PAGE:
Jungian psychologist Virginia Beane Rutter offers a wide variety of everyday things women can do to strengthen a girl's sense of self and ensure confidence and healthy self-esteem throughout her lifetime. Each chapter highlights an aspect of the passage from infancy to adolescence -- a practical response to Reviving Ophelia.
Virginia Beane Rutter is a psychotherapist and Jungian analyst on the faculty of the C.G. Jung Institute in San Francisco. She is married and the mother of two children, and has a private practice in Mill Valley, California. Her previous books are Woman Changing Woman and Celebrating Girls.read more
We should all celebrate our daughters in all stages of their lives, and this book tells us this over and over. It gives examples of customs done in other cultures to celebrate a girl's first menstrual bleeding, for example, and urges us (Western moms and dads) to do something similar. While I don't disagree with the books intentions, I felt that almost everything in it could have been said in a 20 page pamphlet. I tried to picture who the target audience is for this book, and I think it may be useful, on an elementary level, to some single fathers if they really are clueless as to how to support their daughters' spirit.read more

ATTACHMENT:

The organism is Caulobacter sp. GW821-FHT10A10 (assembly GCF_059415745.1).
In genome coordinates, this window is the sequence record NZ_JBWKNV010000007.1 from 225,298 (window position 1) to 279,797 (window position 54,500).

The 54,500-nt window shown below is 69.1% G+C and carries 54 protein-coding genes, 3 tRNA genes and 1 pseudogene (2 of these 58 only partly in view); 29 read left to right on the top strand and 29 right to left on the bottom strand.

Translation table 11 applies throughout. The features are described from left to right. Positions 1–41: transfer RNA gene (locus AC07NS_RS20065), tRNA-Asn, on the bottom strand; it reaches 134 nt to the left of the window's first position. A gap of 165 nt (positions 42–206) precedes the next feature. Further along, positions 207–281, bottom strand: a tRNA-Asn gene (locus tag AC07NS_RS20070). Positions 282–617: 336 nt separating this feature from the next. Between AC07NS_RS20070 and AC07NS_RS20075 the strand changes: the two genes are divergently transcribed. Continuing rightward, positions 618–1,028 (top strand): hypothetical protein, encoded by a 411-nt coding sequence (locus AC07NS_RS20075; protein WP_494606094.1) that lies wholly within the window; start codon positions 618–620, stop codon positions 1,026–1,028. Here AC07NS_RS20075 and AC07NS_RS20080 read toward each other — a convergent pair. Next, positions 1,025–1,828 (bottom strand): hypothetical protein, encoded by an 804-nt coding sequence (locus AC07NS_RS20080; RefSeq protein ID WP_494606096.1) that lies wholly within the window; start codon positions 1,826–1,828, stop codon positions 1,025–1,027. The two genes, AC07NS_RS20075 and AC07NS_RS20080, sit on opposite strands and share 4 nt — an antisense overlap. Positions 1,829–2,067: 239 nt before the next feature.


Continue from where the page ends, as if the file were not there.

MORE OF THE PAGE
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How can we help girls find confidence in their femininity in a postfeminist society wherein they continue to be shortchanged both emotionally and developmentally? Rutter, a Jungian analyst in California, suggests that some answers lie in ritual and celebration. Many of her recommendations reflect actual rites of passage practiced by Native Americans and other tribal peoples. Rutter sometimes adopts a melodramatic New Age stance, e.g., her glowing report on a "group menarche ceremony" at something called the Menstrual Health Foundation: Coming of Age Project. She devotes an entire chapter to promoting water-related activities (from bubble baths to river rafting) to help young women get in touch with their "watery essence," which is her metaphor for "the ebb and flow" of feminine emotions. Yet, underlying even the loopiest prescriptions is a perceptive mind. Rutter adeptly suggests ways mothers can use traditionally feminine pastimesshopping, storytelling, even brushing or braiding a child's hairto instill in a daughter a strong sense of self. An empathic (and savvy) mother, she asserts, can even "reorient" a teenage daughter's avidity for makeup and clothes so that it is no longer a desperate urge to be accepted by her peer group, but a means to assert an idiosyncratic sense of self. (Aug.) Health (c) Copyright PWxyz, LLC. All rights reserved